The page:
With the help of video game players, Princeton researchers have created and shared detailed maps of more than 1,000 neurons.
“Eyewire” is the game which pairs machine learning with gamers who trace the twisting and branching paths of a 3D rendering of neurons. Since Eyewire’s launch in 2012, more than 265,000 people have collectively colored in more than 10 million 3D “cubes,” resulting in the mapping of more than 3,000 neural cells.
Using Eyewire-produced maps of 396 ganglion cells, the researchers successfully classified these cells more thoroughly than has ever been done before. “The number of different cell types was a surprise,” said researcher Mu. “Just a few years ago, people thought there were only 15 to 20 ganglion cell types, but we found more than 35 — we estimate between 35 and 50 types.”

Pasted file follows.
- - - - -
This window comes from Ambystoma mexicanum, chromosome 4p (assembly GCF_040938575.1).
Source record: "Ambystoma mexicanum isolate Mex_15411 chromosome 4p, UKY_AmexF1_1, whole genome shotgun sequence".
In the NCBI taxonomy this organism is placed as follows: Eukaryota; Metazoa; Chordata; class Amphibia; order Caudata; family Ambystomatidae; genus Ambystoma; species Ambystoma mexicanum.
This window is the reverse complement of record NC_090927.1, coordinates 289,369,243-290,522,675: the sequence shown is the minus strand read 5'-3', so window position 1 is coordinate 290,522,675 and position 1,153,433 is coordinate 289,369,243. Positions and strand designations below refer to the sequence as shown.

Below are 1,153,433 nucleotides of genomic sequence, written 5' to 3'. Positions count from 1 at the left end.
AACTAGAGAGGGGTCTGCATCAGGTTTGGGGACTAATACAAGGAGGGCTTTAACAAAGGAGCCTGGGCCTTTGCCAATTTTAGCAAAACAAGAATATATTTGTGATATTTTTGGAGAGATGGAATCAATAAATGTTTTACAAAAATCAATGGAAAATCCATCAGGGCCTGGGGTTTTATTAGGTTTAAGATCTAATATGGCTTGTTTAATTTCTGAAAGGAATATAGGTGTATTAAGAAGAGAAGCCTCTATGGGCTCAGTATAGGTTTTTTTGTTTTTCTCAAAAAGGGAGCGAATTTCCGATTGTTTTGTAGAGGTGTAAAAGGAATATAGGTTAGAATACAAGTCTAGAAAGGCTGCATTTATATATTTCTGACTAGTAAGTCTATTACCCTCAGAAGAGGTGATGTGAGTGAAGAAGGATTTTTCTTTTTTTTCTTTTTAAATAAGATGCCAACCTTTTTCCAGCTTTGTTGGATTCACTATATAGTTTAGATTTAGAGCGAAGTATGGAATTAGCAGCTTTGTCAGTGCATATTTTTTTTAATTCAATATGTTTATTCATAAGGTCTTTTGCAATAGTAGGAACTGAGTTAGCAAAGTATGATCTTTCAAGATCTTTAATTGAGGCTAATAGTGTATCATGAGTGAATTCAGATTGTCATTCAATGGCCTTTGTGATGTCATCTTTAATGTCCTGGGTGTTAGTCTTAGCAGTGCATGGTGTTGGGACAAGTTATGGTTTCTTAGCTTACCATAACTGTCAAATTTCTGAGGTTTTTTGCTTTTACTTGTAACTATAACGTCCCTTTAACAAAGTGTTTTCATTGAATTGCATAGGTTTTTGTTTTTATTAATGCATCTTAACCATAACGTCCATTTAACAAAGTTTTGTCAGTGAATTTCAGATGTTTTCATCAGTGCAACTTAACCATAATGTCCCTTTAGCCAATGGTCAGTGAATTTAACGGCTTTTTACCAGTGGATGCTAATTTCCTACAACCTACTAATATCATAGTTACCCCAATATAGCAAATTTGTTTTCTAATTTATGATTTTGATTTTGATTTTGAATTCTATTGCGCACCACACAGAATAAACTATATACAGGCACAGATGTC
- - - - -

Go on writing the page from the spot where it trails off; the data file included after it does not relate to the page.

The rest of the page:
This story is taken from the 25 May 2018 edition of The Warren Centre’s Prototype newsletter. Sign up for the Prototype here.